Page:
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Ethiopia makes strides in formalizing overseas labor migration: Minister

Addis Ababa, March 7, 2024 (FBC) – Minister of Labor and Skills Muferihat Kamil highlighted the progress of the current Ethiopian endeavors on the labor migration that have been promoting formal channels for sending workers abroad.

Approached by ENA, Muferihat shed light on the nation’s remarkable record in transitioning from informal to formal channels in order to sending workers abroad.

The Government of Ethiopia is implementing multiple initiatives towards improving labor migration governance and skills in the country by developing clear national policy frameworks, legal instruments as well as signing international labor treaties, it was indicated.

Through formalized training, certification and advocacy for fair wages, the country is modernizing its overseas labor migration and developing a globally competitive workforce in addition to addressing local employment needs.

These endeavors have recently resulted in shifting the previous informal way of the labor migration practice to send workers to Gulf countries and other part of the world, the minister pointed out.

“There was a practice of going through the informal way in previous times without enough investment on training workers. That traditional and conventional way of sending our citizens especially to the Horn of Africa region has left its own legacy,” Muferihat pointed out.

However, Muferihat emphasized that the current Ethiopia’s approach on labor migrants that has been supported by multiple initiatives, is markedly different.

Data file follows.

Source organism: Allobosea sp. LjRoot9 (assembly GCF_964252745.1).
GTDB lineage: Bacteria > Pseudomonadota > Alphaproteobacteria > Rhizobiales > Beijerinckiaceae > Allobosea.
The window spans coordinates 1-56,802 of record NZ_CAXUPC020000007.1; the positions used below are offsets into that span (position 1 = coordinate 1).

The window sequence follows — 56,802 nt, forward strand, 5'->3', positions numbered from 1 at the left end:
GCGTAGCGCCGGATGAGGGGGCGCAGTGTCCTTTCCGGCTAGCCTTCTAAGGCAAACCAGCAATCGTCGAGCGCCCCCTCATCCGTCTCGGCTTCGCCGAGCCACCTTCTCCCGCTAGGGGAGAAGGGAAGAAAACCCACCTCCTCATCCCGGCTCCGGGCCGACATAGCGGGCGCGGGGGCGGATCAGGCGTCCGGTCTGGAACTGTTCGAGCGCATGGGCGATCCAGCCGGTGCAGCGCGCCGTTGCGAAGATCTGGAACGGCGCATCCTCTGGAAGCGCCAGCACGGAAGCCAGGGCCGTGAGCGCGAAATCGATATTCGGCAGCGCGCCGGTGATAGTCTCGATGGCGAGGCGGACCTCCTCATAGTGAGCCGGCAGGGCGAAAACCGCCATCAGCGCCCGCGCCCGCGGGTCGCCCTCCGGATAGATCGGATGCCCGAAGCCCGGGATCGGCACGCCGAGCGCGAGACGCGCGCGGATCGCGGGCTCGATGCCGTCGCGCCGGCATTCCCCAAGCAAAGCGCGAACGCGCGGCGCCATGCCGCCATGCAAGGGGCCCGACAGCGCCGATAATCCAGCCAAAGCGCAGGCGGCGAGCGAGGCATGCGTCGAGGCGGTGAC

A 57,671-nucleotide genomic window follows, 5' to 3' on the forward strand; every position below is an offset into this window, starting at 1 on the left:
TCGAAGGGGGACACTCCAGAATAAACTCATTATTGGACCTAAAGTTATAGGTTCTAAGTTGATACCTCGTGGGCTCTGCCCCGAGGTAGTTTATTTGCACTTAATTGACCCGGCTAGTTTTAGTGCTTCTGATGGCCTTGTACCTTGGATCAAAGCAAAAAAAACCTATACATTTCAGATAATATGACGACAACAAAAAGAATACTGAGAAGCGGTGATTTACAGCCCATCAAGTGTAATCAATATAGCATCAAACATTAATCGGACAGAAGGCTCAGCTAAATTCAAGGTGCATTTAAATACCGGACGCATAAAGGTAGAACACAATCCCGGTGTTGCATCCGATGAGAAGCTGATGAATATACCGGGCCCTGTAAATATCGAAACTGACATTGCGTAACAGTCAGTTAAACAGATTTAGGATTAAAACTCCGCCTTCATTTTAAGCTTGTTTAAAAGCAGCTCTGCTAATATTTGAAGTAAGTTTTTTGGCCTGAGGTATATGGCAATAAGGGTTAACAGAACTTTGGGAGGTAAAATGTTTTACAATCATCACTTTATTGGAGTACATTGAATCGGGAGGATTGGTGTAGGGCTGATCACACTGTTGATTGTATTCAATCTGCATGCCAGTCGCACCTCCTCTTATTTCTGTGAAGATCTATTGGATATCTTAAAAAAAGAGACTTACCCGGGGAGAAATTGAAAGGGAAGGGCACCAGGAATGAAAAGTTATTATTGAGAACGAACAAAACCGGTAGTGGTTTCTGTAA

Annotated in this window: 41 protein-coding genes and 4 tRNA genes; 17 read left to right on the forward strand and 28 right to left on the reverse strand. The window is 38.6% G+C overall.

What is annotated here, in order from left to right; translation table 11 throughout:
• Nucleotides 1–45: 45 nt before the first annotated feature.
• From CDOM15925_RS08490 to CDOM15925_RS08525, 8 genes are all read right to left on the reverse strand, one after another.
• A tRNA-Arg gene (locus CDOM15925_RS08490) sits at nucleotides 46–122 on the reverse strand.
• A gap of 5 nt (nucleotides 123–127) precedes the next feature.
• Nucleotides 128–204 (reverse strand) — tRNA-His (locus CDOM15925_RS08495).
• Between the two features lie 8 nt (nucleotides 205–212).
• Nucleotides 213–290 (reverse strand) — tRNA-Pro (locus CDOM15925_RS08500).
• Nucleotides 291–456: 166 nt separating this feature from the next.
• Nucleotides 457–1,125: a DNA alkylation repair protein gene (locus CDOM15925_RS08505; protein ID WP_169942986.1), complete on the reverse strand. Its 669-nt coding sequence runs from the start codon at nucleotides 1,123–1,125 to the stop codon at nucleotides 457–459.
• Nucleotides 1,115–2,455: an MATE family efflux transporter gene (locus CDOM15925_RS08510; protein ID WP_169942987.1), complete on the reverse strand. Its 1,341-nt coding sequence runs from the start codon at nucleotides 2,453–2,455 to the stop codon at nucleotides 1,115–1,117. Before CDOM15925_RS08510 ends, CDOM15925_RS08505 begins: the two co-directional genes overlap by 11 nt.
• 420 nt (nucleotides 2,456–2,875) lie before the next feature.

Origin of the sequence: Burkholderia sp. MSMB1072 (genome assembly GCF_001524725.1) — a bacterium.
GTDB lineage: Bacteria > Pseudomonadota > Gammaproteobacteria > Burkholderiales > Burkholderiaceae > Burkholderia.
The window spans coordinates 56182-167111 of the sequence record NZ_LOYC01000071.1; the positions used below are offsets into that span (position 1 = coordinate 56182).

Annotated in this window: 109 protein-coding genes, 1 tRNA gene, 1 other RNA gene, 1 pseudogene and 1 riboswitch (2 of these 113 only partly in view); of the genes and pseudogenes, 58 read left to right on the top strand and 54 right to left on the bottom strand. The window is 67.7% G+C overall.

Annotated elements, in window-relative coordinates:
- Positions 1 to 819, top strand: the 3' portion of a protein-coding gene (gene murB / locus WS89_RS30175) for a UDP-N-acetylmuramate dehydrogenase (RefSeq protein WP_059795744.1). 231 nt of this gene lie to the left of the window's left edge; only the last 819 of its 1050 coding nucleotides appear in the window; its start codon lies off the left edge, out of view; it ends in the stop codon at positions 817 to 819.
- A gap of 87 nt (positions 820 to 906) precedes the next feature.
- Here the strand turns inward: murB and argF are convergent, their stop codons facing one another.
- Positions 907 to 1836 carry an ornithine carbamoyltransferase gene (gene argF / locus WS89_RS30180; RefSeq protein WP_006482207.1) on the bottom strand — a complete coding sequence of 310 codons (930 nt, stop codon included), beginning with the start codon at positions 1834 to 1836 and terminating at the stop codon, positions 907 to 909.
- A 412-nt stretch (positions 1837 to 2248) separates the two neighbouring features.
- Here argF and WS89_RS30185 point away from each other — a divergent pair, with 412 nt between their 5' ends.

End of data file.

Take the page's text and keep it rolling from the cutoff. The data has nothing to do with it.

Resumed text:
“There is now a huge investment from our side to send our citizens (workers) after providing them training. They are no longer going there from scratch. They will get trained, certified, and we’re sure they will deliver better results.”

She further underscored that this substantial investment in skills development is paramount   to Ethiopian workers for having enhanced capabilities in the global labor market.

Noting there was no such investment for the labor migrants previously, Muferiat indicated the current initiative is helping to identify their skills and where the demand lies.

To this end, Muferihat revealed training initiatives including the continuous market assessments information, and other relevant competencies. “We’ll train them as per market demands, equipping them with required skills at the destination countries.”

Muferihat also stressed the need for engaging in collective bargaining in the region, adding that “if we can negotiate as a bloc, we can secure a better position for our citizens in the Horn African region to receive appropriate payment for their services.”

Highlighting the ongoing success of various programs in Ethiopia, the minister disclosed about 181,000 skilled individuals have been sent overseas over the past six months. This figure has exceeded by 50,000 workers compared to the same period last year.

“There is a notable shift not just in numbers but in quality too. Our new agreements include sending skilled, semi-skilled workers like engineers, nurses, architects, and agriculturalists – not just domestic workers,” Muferihat revealed.

Acknowledging persistent high domestic employment demands, over 1.4 million local job opportunities have been created, the minister pointed out.

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